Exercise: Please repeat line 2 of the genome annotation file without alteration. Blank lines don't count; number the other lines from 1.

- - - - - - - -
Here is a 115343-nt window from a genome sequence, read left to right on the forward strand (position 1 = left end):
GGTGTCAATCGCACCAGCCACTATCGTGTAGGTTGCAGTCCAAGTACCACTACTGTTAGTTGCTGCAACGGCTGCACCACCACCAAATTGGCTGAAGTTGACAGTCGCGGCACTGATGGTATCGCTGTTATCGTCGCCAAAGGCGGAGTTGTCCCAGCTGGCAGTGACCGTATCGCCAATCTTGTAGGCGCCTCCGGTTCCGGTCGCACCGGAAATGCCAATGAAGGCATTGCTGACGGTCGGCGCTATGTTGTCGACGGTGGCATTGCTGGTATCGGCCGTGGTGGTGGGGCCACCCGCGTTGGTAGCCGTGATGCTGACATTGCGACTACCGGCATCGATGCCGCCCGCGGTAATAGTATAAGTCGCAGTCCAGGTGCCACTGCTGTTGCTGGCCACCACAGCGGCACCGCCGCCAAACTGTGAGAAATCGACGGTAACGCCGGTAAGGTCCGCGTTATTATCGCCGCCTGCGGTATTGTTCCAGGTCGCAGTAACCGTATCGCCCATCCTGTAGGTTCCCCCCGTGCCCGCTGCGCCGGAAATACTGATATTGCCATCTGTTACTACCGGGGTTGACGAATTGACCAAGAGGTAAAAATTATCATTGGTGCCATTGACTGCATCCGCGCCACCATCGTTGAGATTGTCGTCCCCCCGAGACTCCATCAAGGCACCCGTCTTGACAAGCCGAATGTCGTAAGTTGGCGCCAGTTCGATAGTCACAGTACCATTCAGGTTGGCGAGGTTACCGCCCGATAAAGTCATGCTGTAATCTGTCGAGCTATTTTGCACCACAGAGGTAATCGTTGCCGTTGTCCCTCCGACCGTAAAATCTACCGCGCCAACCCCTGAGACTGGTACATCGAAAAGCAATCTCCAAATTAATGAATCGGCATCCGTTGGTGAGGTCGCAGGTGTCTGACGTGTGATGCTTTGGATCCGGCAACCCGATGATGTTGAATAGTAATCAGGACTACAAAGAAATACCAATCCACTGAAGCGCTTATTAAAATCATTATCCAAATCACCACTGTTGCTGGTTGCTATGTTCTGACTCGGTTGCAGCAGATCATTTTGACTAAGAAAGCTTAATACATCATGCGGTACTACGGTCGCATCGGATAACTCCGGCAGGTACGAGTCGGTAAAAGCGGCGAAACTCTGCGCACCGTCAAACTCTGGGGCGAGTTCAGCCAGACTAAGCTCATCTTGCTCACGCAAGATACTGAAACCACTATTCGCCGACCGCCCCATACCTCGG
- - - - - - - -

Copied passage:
GGTGTCAATCGCACCAGCCACTATCGTGTAGGTTGCAGTCCAAGTACCACTACTGTTAGTTGCTGCAACGGCTGCACCACCACCAAATTGGCTGAAGTTGACAGTCGCGGCACTGATGGTATCGCTGTTATCGTCGCCAAAGGCGGAGTTGTCCCAGCTGGCAGTGACCGTATCGCCAATCTTGTAGGCGCCTCCGGTTCCGGTCGCACCGGAAATGCCAATGAAGGCATTGCTGACGGTCGGCGCTATGTTGTCGACGGTGGCATTGCTGGTATCGGCCGTGGTGGTGGGGCCACCCGCGTTGGTAGCCGTGATGCTGACATTGCGACTACCGGCATCGATGCCGCCCGCGGTAATAGTATAAGTCGCAGTCCAGGTGCCACTGCTGTTGCTGGCCACCACAGCGGCACCGCCGCCAAACTGTGAGAAATCGACGGTAACGCCGGTAAGGTCCGCGTTATTATCGCCGCCTGCGGTATTGTTCCAGGTCGCAGTAACCGTATCGCCCATCCTGTAGGTTCCCCCCGTGCCCGCTGCGCCGGAAATACTGATATTGCCATCTGTTACTACCGGGGTTGACGAATTGACCAAGAGGTAAAAATTATCATTGGTGCCATTGACTGCATCCGCGCCACCATCGTTGAGATTGTCGTCCCCCCGAGACTCCATCAAGGCACCCGTCTTGACAAGCCGAATGTCGTAAGTTGGCGCCAGTTCGATAGTCACAGTACCATTCAGGTTGGCGAGGTTACCGCCCGATAAAGTCATGCTGTAATCTGTCGAGCTATTTTGCACCACAGAGGTAATCGTTGCCGTTGTCCCTCCGACCGTAAAATCTACCGCGCCAACCCCTGAGACTGGTACATCGAAAAGCAATCTCCAAATTAATGAATCGGCATCCGTTGGTGAGGTCGCAGGTGTCTGACGTGTGATGCTTTGGATCCGGCAACCCGATGATGTTGAATAGTAATCAGGACTACAAAGAAATACCAATCCACTGAAGCGCTTATTAAAATCATTATCCAAATCACCACTGTTGCTGGTTGCTATGTTCTGACTCGGTTGCAGCAGATCATTTTGACTAAGAAAGCTTAATACATCATGCGGTACTACGGTCGCATCGGATAACTCCGGCAGGTACGAGTCGGTAAAAGCGGCGAAACTCTGCGCACCGTCAAACTCTGGGGCGAGTTCAGCCAGACTAAGCTCATCTTGCTCACGCAAGATACTGAAACCACTATTCGCCGACCGCCCCATACCTCGG